Friday, 5 October 2012

Birding at Edwin B Forsyth Refuge, Brigantine

This reserve is unlike any I 've been to.  With an eight mile drive round the perimeter, this place needs time.  In overcast and extremely humid conditions, we spent all day here.  We were not disappointed either.  Savannah Sparrows were common and we had a brief view of Seaside Sparrow too.  However, waders and duck are the main attraction.  We had decent scope views of good numbers of Western Sandpiper, Semi-palmated Sandpiper, Least Sandpiper, 80 Greater Yellowlegs and a couple Short-billed Dowitchers.  Three Caspian Terns and one Black Skimmer roosted with a couple hundred Forster's Terns.  Tricoloured Heron put in a brief appearance along with three Black-crowned Night Herons.  Several Northern Harriers patrolled the saltmarsh. At mile 7, where the habitat changed to mixed woodland, we stumbled across a roving party of 25 Eastern Bluebirds, including some stunning adult males.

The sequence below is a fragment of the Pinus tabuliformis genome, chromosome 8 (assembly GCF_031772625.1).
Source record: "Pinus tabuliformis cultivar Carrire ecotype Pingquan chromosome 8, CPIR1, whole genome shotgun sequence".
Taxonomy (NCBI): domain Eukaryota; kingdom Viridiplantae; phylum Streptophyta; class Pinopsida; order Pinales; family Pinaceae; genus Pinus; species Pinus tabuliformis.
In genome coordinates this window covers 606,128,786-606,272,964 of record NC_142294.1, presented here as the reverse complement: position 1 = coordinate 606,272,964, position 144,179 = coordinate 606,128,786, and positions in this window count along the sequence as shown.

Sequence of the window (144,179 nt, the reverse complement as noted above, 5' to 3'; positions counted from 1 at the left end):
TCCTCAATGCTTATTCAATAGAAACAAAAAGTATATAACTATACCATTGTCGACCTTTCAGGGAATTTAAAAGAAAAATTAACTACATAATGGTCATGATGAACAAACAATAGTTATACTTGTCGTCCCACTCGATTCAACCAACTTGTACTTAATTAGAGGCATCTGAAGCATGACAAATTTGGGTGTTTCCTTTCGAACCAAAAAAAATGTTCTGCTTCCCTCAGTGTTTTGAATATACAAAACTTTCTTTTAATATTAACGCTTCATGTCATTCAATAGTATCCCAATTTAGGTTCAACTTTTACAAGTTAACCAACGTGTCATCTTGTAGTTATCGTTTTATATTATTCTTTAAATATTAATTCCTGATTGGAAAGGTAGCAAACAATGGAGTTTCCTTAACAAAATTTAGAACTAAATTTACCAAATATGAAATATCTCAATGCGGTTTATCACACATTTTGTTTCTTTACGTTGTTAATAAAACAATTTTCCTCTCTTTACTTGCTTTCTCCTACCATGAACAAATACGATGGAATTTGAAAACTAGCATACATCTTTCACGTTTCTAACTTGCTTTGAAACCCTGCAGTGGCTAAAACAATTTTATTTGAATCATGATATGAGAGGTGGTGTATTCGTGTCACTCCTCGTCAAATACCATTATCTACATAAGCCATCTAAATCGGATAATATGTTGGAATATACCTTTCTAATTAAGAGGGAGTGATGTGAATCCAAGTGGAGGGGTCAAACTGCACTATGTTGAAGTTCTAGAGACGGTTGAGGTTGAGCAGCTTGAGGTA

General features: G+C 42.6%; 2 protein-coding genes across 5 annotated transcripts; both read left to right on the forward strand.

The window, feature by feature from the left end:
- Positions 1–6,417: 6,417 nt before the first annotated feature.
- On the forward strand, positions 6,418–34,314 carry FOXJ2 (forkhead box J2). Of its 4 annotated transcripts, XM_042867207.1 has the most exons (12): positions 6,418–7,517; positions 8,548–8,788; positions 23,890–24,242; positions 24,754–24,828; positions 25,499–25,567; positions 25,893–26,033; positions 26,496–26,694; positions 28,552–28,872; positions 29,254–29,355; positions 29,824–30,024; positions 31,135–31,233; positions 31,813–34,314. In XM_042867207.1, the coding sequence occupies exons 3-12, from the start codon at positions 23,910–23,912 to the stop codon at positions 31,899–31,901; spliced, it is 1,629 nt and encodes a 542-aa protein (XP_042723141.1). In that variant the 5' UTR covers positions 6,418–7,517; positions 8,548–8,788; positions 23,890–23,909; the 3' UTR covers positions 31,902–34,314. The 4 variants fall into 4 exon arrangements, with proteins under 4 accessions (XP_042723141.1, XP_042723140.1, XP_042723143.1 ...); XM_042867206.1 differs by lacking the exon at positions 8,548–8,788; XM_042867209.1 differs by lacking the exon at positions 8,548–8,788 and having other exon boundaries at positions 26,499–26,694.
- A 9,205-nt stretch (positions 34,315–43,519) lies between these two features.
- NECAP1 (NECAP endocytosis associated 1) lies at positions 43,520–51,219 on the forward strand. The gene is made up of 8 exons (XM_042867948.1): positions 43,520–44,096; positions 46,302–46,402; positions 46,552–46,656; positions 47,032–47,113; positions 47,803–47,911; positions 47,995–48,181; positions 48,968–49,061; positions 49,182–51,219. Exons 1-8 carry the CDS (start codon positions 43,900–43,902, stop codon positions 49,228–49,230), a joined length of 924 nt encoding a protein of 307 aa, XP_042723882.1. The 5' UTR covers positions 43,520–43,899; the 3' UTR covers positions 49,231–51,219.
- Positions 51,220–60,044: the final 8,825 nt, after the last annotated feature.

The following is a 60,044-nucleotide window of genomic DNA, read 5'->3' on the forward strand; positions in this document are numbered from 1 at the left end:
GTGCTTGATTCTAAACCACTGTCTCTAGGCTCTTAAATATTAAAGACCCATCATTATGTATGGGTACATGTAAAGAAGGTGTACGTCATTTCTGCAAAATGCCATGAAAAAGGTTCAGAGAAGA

Adult and juv Eastern Bluebird, part of a flock of 25

Juv Black-crowned Night Heron

Great Blue Heron

We returned to Cape May State Park in the evening to get the last light.  Yellow-rumped Warblers had increased in numbers to about ten and I also found an Orange-crowned warbler, the second for the trip.  The weather was still humid but due for a change tomorrow.  This should bring some new movements.

Orange-crowned Warbler

1 comment:

  1. Once again, a superb selection of posts from the roving birder, see you soon.